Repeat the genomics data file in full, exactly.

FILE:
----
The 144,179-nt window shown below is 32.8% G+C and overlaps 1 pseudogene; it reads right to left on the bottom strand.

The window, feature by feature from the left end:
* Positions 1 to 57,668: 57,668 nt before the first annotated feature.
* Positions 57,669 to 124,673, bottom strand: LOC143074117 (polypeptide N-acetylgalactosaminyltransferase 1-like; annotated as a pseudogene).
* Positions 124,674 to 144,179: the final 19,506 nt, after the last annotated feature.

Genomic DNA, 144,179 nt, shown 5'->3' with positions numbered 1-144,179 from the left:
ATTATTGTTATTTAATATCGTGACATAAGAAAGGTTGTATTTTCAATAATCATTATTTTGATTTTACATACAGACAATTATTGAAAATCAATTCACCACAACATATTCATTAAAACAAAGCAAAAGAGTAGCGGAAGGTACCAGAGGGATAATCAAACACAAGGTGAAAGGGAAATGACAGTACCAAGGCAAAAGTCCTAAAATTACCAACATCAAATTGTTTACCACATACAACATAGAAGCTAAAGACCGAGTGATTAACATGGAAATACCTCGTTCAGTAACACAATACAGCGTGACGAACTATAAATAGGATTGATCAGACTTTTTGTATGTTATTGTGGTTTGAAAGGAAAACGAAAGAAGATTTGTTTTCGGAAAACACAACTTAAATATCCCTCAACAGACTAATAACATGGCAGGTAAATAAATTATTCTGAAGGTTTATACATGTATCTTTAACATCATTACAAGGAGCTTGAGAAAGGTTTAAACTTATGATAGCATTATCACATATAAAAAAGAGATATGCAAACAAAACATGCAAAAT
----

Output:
The 144,179-nt window shown below is 32.8% G+C and overlaps 1 pseudogene; it reads right to left on the bottom strand.

The window, feature by feature from the left end:
* Positions 1 to 57,668: 57,668 nt before the first annotated feature.
* Positions 57,669 to 124,673, bottom strand: LOC143074117 (polypeptide N-acetylgalactosaminyltransferase 1-like; annotated as a pseudogene).
* Positions 124,674 to 144,179: the final 19,506 nt, after the last annotated feature.

Genomic DNA, 144,179 nt, shown 5'->3' with positions numbered 1-144,179 from the left:
ATTATTGTTATTTAATATCGTGACATAAGAAAGGTTGTATTTTCAATAATCATTATTTTGATTTTACATACAGACAATTATTGAAAATCAATTCACCACAACATATTCATTAAAACAAAGCAAAAGAGTAGCGGAAGGTACCAGAGGGATAATCAAACACAAGGTGAAAGGGAAATGACAGTACCAAGGCAAAAGTCCTAAAATTACCAACATCAAATTGTTTACCACATACAACATAGAAGCTAAAGACCGAGTGATTAACATGGAAATACCTCGTTCAGTAACACAATACAGCGTGACGAACTATAAATAGGATTGATCAGACTTTTTGTATGTTATTGTGGTTTGAAAGGAAAACGAAAGAAGATTTGTTTTCGGAAAACACAACTTAAATATCCCTCAACAGACTAATAACATGGCAGGTAAATAAATTATTCTGAAGGTTTATACATGTATCTTTAACATCATTACAAGGAGCTTGAGAAAGGTTTAAACTTATGATAGCATTATCACATATAAAAAAGAGATATGCAAACAAAACATGCAAAAT